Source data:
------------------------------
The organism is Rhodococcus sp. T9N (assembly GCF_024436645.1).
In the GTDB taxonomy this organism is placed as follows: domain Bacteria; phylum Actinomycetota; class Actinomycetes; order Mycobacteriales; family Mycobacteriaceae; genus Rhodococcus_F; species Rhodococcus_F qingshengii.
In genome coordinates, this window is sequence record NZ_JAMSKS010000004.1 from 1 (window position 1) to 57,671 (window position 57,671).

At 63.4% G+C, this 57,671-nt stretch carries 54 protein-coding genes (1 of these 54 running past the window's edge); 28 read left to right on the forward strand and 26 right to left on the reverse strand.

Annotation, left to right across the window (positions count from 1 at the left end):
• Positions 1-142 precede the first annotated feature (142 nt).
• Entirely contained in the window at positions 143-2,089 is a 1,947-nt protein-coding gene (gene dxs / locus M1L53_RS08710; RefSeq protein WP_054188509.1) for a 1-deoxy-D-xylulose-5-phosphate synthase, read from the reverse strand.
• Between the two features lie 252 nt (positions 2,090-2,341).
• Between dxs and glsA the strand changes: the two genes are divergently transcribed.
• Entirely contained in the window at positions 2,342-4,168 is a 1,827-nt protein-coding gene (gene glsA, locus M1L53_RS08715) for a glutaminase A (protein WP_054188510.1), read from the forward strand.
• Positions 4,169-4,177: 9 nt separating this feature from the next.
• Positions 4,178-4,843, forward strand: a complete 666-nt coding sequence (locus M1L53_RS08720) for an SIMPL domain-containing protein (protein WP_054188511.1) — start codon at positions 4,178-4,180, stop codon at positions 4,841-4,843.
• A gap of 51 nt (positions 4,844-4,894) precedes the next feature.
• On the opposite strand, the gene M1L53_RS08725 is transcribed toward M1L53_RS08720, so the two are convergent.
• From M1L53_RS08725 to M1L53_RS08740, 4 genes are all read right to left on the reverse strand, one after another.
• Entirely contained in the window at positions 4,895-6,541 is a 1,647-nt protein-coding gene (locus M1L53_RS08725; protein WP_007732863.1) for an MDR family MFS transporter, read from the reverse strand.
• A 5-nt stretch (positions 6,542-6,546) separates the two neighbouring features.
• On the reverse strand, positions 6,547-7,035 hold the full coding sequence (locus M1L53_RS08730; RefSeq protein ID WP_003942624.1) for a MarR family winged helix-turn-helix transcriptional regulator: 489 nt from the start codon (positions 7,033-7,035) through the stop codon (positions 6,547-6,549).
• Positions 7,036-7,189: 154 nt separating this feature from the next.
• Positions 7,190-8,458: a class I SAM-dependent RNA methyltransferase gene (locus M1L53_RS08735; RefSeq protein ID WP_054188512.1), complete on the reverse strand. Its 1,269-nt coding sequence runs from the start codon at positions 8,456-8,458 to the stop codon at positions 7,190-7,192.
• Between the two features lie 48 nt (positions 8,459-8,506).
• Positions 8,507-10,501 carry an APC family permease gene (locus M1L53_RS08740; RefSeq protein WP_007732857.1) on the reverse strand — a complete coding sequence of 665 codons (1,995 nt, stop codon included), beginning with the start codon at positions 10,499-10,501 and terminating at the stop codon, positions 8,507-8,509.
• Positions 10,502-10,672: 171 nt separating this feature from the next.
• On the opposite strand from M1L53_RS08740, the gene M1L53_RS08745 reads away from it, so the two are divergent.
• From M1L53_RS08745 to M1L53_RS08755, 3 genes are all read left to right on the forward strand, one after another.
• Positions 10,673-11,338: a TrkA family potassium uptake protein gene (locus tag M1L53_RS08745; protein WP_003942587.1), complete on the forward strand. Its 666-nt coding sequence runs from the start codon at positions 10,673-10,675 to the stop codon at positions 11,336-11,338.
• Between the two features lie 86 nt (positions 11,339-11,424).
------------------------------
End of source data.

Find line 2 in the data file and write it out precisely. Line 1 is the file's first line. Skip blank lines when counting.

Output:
In the GTDB taxonomy this organism is placed as follows: domain Bacteria; phylum Actinomycetota; class Actinomycetes; order Mycobacteriales; family Mycobacteriaceae; genus Rhodococcus_F; species Rhodococcus_F qingshengii.